i'm aware firmware infections are impractical from a conventional viewpoint. I always wondered though about a simple infection with a script that could read a computers hardware/firmware config then transmit that particular systems config back somewhere and the bad guy at the other end could modify code already written if he doesnt already have a database of prewritten code for generic configs and in this way the actual infection could morph from bad to worse. Thats why i cant understand about how dismissive people who clean/ write antimalware programs are about it. I dont know technicals enough to understand that blog past the main point of it- proof of firmware backdoor- but i've seen well over a dozen in the past year where proof of concept exploits arent just proven - granted i'm taking this proof on faith since i dont understand the code - but actually puplished as open source. Am i just paranoid or hardheaded or both? And i'll donate the old laptop to BC if ya'll want it.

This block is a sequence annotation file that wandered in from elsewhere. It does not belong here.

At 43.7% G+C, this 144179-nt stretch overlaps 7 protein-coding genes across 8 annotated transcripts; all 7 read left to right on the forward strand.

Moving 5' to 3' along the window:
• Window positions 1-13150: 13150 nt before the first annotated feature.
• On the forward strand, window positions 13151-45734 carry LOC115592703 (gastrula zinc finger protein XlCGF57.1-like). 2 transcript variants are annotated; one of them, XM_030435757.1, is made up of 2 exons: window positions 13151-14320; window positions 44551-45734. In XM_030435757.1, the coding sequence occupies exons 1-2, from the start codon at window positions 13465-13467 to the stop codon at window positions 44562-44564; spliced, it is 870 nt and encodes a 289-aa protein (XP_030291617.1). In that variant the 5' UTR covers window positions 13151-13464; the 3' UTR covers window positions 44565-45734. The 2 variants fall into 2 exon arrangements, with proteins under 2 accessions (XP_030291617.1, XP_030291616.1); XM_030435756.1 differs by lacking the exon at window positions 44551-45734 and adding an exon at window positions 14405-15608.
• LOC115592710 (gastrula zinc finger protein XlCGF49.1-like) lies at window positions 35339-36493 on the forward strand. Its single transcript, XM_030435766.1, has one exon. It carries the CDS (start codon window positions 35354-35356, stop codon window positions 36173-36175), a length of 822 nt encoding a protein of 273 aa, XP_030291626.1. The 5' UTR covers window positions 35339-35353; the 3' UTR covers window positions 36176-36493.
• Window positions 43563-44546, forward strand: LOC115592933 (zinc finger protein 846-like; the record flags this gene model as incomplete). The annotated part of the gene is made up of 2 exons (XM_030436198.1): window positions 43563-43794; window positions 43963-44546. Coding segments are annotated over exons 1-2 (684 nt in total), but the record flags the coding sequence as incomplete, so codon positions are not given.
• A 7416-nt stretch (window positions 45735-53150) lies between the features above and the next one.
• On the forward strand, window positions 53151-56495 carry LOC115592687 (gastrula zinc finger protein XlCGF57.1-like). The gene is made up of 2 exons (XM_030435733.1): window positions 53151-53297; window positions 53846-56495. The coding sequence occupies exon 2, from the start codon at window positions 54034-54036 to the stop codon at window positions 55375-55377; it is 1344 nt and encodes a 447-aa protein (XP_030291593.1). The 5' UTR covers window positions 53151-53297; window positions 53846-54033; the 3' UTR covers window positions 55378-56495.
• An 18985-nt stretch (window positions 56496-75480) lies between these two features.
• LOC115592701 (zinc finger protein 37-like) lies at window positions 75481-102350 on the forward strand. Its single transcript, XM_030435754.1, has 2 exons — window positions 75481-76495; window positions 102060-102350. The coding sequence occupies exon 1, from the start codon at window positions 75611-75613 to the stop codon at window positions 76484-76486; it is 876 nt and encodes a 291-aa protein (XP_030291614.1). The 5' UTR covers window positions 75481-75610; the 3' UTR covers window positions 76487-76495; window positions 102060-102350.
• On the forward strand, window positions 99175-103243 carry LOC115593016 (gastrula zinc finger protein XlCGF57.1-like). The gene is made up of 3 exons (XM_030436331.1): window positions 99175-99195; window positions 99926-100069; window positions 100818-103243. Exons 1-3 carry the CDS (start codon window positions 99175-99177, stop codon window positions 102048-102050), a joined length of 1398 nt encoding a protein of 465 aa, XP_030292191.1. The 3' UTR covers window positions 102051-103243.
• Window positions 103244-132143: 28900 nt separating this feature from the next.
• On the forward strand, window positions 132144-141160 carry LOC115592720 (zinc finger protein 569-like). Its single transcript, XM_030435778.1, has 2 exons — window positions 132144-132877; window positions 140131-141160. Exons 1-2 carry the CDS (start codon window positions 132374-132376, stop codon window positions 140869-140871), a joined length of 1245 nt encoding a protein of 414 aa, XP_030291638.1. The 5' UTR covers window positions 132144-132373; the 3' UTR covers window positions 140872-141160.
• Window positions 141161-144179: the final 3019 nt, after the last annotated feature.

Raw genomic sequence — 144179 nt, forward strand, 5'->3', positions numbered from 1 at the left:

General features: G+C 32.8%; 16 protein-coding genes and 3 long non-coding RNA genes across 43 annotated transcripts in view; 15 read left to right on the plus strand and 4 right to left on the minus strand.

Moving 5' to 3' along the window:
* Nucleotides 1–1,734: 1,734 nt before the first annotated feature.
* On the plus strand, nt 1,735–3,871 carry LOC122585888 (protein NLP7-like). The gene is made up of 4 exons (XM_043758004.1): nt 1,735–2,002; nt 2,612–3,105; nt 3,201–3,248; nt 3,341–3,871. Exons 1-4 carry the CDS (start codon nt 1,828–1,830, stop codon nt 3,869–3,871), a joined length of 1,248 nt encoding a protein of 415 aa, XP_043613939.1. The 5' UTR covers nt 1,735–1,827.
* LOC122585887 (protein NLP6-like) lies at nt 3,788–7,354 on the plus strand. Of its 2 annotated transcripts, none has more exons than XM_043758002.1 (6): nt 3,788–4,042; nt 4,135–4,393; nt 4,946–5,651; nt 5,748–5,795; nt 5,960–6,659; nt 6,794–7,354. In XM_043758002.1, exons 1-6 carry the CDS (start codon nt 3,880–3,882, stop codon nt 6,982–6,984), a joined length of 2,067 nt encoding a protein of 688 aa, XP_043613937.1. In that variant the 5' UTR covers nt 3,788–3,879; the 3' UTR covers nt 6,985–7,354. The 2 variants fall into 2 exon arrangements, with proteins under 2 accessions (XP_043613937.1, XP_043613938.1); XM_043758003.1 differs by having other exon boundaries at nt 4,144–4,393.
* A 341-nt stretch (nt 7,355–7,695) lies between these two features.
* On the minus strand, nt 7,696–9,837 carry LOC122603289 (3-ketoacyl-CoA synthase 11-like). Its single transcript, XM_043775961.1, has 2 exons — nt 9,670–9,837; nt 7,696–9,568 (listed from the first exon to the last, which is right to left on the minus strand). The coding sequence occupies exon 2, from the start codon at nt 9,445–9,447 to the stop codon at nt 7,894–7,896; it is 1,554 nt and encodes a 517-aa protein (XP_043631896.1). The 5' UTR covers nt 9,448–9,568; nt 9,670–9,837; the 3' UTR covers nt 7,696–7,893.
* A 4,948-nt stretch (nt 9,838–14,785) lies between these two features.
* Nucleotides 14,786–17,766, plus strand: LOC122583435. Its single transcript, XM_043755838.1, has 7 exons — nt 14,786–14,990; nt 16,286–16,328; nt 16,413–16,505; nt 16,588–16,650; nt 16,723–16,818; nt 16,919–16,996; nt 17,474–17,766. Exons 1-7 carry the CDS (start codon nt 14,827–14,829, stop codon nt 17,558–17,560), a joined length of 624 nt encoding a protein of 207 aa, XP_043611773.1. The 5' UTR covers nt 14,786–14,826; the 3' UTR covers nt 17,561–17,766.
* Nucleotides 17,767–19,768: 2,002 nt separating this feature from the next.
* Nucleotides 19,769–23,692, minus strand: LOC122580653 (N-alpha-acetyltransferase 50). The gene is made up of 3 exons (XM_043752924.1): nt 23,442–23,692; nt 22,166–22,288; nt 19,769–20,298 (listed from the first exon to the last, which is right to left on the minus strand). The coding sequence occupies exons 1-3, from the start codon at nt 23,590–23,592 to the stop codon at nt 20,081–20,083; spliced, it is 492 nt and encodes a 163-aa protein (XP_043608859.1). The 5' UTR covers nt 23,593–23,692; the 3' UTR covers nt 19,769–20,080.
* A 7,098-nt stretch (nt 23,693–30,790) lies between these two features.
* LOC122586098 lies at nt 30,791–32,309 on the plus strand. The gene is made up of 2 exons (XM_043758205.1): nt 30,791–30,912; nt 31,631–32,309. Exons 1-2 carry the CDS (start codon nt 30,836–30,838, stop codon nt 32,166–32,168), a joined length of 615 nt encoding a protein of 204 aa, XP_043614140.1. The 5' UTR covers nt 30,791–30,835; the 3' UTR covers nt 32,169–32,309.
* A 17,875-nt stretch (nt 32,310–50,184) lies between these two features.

Modifying the code is not a small task, as then the attacker will still have to account for the variety of firmware out there.
Not all proof-of-concept malware are successful as in-the-wild malware - for example, there is one BIOS infector out there (Mebromi) but it has plenty of signs and is easy to detect, which defeats the purpose of infecting the BIOS (to hide the malware and make it difficult to remove).
IMO, attackers using rootkits to hide their malicious payload is more effective in both costs and time than trying to rip their way into firmware, which both lowers the chance of infection and ability to hide.